Meet a few of the researchers from the world-renowned Moss Landing Marine Laboratories.
Ivano Aiello has traveled the world’s seas in pursuit of knowledge about what lies underneath the ocean. He recently returned from a research cruise through the equatorial Indian and Pacific Oceans and the Indonesian seaway. He and a crew performed scientific drilling on the sea floor, collecting core sediments from hundreds of meters below the sea floor surface. Those sediment samples, which he brought back to Moss Landing Marine Labs (MLML) for study, will provide clues to the earth’s climate history.
A professor of Geological Oceanography, Aiello’s research also includes exploration of local coastal environments, including Elkhorn Slough and Monterey Bay beaches and sea cliffs. He and his students conduct analyses of erosion, elevation, and sedimentation in those areas, assessing small-scale geomorphologic change. Their data will also contribute to local wetland restoration.
“The Central California coastal environment is changing rapidly,” he explains. “What we learn in the Monterey Bay can be translated to other areas along California’s shoreline, and may eventually help us to mitigate the effects of sea level and climate changes.”
Graduate student Tyler Barnes analyzes sand particles from Moss Landing Beach using
a Scanning Electron Microscope (SEM) equipped with an X-ray microprobe (EDX) as part
his thesis project on monitoring changes in beach volume and composition along the shores of the Monterey Bay. The equipment was purchased with funds from a research grant awarded to Ivano Aiello by NSF-Major Research Instrumentation.
Grant funding: Elkhorn Slough Foundation; International Ocean Discovery Program; University of North Carolina, Chapel Hill; UC San Diego
“People who catch fish in the delta and eat them are ingesting mercury.”
So explains Wes Heim, director of the Marine Pollution Studies Laboratory at Moss Landing Marine Labs. Widely used in gold mining operations in the 1800s, mercury dispersed into the Sierra watershed. Over time it moved through the state’s rivers and creeks and ended up in the San Francisco Bay-Delta.
Identifying ways to reduce the mercury burden is his team’s goal.
Heim and MLML graduate students are examining how mercury in the Delta is impacting nearby agriculture, pasture land, and the climate, and are researching processes by which the mercury could bypass the Delta and decrease the burden on the fish there.
A graduate of the SJSU Master’s degree program at MLML himself, Wes both encourages and depends on student field study.
“Our students are making genuine contributions to MLML research. They are prepared to pursue Ph.D. degrees or engage in field studies anywhere in the world.”
Grant funding: California Department of Water Resources
A renowned expert on zooplankton, notably larval fish and Antarctic krill, Valerie Loeb has spent much of her career deciphering the impact of climate variability on marine ecosystems. Her research efforts have spanned from the north Pacific to Chile and South Africa. She began research off the Antarctic Peninsula in 1984 and was a contract scientist with the NOAA Antarctic Marine Living Resources Program from 1987 to 2010, heading the zooplankton component during annual research cruises. Working with colleagues in physical oceanography and primary productivity, she examined ecosystem variability on seasonal, annual, and longer time scales.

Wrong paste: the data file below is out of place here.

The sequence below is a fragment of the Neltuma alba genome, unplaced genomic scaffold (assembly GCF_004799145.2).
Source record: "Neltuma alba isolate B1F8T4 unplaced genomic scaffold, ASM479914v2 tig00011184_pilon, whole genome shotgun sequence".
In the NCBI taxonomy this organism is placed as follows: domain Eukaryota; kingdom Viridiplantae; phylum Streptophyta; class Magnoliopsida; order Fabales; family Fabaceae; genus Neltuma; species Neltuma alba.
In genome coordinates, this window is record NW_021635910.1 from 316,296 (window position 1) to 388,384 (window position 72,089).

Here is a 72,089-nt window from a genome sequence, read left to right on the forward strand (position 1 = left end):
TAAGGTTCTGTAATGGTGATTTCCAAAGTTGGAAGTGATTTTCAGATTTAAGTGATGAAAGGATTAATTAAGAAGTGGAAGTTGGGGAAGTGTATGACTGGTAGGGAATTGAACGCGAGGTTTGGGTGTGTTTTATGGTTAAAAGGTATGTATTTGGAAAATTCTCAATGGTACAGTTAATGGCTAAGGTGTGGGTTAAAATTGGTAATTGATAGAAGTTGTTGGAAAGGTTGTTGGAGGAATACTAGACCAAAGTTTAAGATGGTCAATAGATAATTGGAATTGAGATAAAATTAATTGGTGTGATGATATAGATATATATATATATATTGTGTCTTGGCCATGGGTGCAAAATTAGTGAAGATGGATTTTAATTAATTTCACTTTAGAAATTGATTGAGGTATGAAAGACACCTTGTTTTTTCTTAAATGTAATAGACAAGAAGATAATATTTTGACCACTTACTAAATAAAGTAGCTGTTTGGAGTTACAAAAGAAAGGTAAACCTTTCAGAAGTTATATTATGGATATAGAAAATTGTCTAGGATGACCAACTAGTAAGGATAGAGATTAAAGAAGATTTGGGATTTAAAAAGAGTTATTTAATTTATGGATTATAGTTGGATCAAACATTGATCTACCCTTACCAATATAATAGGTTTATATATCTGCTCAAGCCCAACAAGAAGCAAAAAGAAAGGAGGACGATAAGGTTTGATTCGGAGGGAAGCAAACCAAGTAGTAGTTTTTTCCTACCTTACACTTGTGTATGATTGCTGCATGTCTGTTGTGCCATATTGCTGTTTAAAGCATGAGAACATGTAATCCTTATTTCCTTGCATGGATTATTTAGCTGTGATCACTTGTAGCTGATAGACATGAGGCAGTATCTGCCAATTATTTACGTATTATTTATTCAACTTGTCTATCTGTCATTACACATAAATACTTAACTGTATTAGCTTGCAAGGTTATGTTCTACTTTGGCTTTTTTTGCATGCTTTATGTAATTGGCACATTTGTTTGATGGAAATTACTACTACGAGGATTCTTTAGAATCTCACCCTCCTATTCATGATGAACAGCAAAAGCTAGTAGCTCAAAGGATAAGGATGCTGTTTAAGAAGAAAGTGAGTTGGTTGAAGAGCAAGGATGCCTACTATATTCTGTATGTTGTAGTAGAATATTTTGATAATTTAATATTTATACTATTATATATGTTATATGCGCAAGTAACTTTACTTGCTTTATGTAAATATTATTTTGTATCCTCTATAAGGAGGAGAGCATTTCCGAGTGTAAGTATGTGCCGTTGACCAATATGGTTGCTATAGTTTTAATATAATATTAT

Loeb recently conducted a National Science Foundation (NSF) funded research effort across Drake Passage, examining zooplankton species assemblages with relation to physical oceanographic conditions between South America and Antarctica.
While her research accomplishments are vast, Loeb is a also a committed advisor and mentor who enthusiastically engages students in research.
“The wonderful thing here at Moss Landing Marine Labs is the diverse array of topics for graduate students,” she says. “We offer marine-related classes plus courses covering statistics, molecular techniques, and scientific writing.”
Grant funding: NSF Office of Polar Programs Grant No. 1347911
Ross Clark, Kevin O’Connor
A team of researchers at Moss Landing Marine Labs has built a working laboratory to investigate a highly effective technology, called a wood-chip bioreactor, to remove nitrates from agricultural runoff water.
“Wood chip bioreactors have been shown to remove nitrates from water in pilot settings, but now we’ve installed one at-scale in a true working environment,” explains Ross Clark, an MLML researcher, director of the Central Coast Wetlands Group (CCWG), and expert on wetland restoration.
The bioreactor laboratory consists of 12 parallel trenches. Three different treatments will be investigated, in partnership with researchers at Cal State Monterey Bay, to determine the most effective type of wood chip bioreactors for our coastal climate. Located in Moro Cojo Slough, it is the first of its kind to be put into operation in California. Drainage water is routed through the trenches, and the bacteria in the wood chips consumes up to 50% of the nitrates.
“An essential component of the project is comprehensive documentation,” says Kevin O’Connor, the CCWG program manager. “Documenting our accomplishments will allow us to work with other coastal communities to reproduce what we have done.”
Grant funding: California Department of Food and Agriculture
SJSU Research Foundation Annual Report 2016-17